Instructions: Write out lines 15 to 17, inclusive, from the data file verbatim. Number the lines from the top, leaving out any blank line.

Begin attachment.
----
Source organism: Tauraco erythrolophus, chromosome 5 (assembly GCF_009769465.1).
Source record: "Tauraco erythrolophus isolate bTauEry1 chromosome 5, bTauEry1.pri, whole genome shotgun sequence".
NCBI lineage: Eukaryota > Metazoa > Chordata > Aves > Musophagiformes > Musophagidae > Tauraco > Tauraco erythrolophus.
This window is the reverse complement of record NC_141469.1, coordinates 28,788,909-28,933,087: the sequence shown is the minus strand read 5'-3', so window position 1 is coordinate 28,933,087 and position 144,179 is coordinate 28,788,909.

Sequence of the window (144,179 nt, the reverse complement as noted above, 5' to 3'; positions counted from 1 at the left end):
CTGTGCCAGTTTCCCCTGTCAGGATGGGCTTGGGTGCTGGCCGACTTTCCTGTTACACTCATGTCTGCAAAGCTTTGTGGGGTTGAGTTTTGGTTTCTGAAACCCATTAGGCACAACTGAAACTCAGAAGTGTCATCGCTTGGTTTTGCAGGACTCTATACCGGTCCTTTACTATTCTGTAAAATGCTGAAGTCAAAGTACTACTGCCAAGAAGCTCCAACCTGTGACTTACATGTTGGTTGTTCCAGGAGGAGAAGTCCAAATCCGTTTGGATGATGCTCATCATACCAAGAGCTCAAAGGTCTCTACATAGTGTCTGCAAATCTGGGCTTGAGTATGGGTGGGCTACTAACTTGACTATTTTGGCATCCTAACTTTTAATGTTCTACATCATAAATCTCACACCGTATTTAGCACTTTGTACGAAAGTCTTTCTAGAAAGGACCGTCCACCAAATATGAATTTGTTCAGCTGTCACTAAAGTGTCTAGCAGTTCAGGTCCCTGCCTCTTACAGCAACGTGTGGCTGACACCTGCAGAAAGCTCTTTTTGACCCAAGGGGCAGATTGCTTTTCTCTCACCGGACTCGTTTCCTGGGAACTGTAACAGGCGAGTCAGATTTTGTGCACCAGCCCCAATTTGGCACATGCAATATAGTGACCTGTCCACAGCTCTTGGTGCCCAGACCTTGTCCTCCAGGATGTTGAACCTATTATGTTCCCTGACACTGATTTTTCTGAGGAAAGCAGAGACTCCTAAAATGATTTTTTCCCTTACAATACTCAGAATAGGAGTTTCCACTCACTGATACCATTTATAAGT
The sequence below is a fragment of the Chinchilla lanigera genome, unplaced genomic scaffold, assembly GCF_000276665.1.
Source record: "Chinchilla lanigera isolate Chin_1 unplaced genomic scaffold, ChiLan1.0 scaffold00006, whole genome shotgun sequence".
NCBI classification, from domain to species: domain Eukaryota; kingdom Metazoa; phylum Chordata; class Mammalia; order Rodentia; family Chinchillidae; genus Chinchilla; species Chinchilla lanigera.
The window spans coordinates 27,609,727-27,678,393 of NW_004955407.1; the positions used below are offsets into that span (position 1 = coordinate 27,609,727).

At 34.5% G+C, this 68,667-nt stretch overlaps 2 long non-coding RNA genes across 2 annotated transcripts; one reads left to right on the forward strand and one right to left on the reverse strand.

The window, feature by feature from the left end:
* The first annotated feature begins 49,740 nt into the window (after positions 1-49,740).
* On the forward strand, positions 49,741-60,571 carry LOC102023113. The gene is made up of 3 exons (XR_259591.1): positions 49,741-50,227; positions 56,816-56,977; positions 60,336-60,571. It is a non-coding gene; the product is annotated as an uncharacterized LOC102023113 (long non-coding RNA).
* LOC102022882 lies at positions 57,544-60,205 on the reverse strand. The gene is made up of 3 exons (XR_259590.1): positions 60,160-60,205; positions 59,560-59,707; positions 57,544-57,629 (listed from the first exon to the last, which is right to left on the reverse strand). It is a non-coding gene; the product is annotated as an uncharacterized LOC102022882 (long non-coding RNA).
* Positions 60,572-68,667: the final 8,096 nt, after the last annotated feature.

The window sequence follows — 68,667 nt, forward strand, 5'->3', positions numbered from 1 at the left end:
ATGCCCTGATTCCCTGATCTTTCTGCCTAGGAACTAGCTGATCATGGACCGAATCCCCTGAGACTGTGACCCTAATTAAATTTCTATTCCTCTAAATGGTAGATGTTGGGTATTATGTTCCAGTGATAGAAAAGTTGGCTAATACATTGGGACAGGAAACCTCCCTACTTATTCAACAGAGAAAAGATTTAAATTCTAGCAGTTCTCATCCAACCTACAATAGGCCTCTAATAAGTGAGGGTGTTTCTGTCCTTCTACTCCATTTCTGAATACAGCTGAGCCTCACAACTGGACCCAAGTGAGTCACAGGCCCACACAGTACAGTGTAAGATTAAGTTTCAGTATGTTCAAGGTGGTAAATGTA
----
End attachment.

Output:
* LOC102022882 lies at positions 57,544-60,205 on the reverse strand. The gene is made up of 3 exons (XR_259590.1): positions 60,160-60,205; positions 59,560-59,707; positions 57,544-57,629 (listed from the first exon to the last, which is right to left on the reverse strand). It is a non-coding gene; the product is annotated as an uncharacterized LOC102022882 (long non-coding RNA).
* Positions 60,572-68,667: the final 8,096 nt, after the last annotated feature.

The window sequence follows — 68,667 nt, forward strand, 5'->3', positions numbered from 1 at the left end: